Education's Report Card

For example of the 157 questions that made up the

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Unformatted text preview: 7. Three percent of the mathematics assessment at age 13 was also administered to both 9and 17-year-old students. Figure TN-2. Percentage distribution of NAEP mathematics assessment questions administered at and across   student age groups: 2012 Age group NOTE: Detail may not sum to totals because of rounding. The 1973 Mathematics Results The mathematics trend scale was developed in 1986 for all the assessment years up to that point. Because the 1973 mathematics assessment had too few questions in common with the 1978, 1982, and 1986 assessments, results from the 1973 assessment were placed on the same 0 to 500 mathematics scale using mean proportion correct extrapolation. Estimates were extrapolated from the data so that average mathematics scores could be reported for the nation and by race/ethnicity and gender at all three ages. The extrapolated estimates for each age level were obtained by assuming a linear relationship between a student group’s average scale score and the logit transformation of the group’s average percentage of correct responses. The same linear relationship was assumed to hold across assessment years and student groups within an age level. For more information, see the Mathematics Data Analysis chapter in Expanding the New Design: The NAEP 1985-86 Technical Report. Because of the need to extrapolate the average scale scores, caution should be used in interpreting the pattern of trends across those assessment years. SOURCE: U.S. Department of Education, Institute of Education Sciences, National Center for Education Statistics, National Assessment of Educational Progress (NAEP), 2012 Long-Term Trend Mathematics Assessment. 52 THE NATION’S REPORT CARD TECHNICAL NOTES Interpreting Statistical Significance NAEP reports results using widely accepted statistical standards. Significance tests in the form of t-tests are conducted to determine if estimates are significantly different from each other. Findings are reported based on a statistical significance level set at .05 with appropriate adjustments for multiple comparisons. Comparisons over time or between groups are based on statistical tests that consider both the size of the differences and the standard errors of the two statistics being compared. Standard errors are margins of error, and estimates based on smaller groups are likely to have larger margins of error. The size of the standard errors may also be influenced by other factors, such as how representative the assessed students are of the entire population. When an estimate has a large standard error, a numerical difference that seems large may not be statistically significant. Differences of the same magnitude may or may not be statistically significant depending upon the size of the standard errors of the estimates. Standard errors for the estimates presented in this report are available at http:/ /nces.ed.gov/nationsreportcard/lttdata/. When making multiple simultaneous comparisons, error rates are controlled to ensure that significant differences in NAEP data reflect actual...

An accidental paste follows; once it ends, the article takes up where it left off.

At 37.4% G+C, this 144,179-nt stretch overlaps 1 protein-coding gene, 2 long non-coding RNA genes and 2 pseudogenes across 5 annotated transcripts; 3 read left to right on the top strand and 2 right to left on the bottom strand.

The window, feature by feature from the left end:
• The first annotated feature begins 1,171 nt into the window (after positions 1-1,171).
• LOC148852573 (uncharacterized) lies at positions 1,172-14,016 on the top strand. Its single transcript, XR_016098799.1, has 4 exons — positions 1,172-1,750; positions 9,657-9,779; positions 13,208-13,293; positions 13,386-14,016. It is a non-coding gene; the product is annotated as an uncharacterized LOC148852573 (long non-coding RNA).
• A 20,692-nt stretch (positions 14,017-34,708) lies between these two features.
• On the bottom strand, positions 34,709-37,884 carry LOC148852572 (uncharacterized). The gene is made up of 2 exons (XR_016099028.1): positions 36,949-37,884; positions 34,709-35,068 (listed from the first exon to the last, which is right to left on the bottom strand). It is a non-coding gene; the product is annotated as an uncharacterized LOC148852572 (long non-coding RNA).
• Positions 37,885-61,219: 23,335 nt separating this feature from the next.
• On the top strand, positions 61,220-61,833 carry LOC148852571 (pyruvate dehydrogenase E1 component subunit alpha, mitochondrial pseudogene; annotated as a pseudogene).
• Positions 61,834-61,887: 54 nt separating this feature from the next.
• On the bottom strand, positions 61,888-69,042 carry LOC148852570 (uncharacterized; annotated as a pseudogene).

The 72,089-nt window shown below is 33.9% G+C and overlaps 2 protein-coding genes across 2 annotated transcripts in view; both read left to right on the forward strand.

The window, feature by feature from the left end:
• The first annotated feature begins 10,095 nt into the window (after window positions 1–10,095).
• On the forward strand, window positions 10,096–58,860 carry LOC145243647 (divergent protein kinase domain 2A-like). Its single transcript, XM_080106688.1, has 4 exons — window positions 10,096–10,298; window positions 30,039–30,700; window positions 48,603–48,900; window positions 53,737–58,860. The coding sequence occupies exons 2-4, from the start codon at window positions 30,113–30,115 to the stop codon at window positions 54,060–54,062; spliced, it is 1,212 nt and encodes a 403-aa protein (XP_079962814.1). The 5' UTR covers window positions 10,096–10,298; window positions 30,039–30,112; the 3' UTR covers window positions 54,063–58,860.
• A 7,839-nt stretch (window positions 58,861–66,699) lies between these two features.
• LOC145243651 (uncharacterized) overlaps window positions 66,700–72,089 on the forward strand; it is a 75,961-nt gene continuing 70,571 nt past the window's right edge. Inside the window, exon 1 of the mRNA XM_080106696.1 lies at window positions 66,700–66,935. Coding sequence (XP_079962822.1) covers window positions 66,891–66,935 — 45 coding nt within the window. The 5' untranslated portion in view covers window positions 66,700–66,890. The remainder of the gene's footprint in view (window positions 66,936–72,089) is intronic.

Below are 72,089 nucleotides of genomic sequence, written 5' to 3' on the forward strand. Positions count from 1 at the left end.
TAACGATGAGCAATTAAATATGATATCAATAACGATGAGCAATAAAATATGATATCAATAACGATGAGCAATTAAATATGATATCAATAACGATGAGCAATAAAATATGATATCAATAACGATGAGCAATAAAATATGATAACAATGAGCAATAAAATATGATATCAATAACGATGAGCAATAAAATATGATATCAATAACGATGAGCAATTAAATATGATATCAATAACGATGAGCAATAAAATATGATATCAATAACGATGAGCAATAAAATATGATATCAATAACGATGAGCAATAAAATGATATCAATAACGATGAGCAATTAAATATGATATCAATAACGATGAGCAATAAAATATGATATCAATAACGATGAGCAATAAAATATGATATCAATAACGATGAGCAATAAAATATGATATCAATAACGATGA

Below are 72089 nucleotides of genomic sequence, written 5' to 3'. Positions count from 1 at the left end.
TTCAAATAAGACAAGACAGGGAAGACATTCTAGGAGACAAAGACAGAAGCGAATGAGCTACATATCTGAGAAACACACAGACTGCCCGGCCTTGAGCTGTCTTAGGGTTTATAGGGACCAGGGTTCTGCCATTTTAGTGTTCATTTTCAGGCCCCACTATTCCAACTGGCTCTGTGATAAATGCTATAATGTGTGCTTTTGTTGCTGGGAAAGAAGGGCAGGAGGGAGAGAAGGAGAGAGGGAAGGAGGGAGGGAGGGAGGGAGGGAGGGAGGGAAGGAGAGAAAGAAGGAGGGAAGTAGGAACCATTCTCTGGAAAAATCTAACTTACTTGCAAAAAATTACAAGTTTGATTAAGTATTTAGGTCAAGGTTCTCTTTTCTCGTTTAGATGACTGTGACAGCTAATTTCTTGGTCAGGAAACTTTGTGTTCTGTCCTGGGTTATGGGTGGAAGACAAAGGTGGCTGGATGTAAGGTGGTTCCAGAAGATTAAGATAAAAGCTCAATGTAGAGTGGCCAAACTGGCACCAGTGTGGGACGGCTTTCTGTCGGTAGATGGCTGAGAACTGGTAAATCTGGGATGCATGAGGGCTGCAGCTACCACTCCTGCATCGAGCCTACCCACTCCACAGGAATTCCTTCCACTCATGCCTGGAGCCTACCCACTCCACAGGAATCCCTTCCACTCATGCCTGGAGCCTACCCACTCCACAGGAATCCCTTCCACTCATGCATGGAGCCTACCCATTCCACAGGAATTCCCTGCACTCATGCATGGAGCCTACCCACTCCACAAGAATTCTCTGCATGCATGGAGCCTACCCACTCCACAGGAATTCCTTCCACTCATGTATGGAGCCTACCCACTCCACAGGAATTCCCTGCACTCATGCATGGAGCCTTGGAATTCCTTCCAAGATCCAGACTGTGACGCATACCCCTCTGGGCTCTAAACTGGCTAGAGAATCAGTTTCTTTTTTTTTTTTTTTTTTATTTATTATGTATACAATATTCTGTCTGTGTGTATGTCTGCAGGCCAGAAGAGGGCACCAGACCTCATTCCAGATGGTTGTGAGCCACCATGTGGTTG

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This document was uploaded on 02/28/2014.

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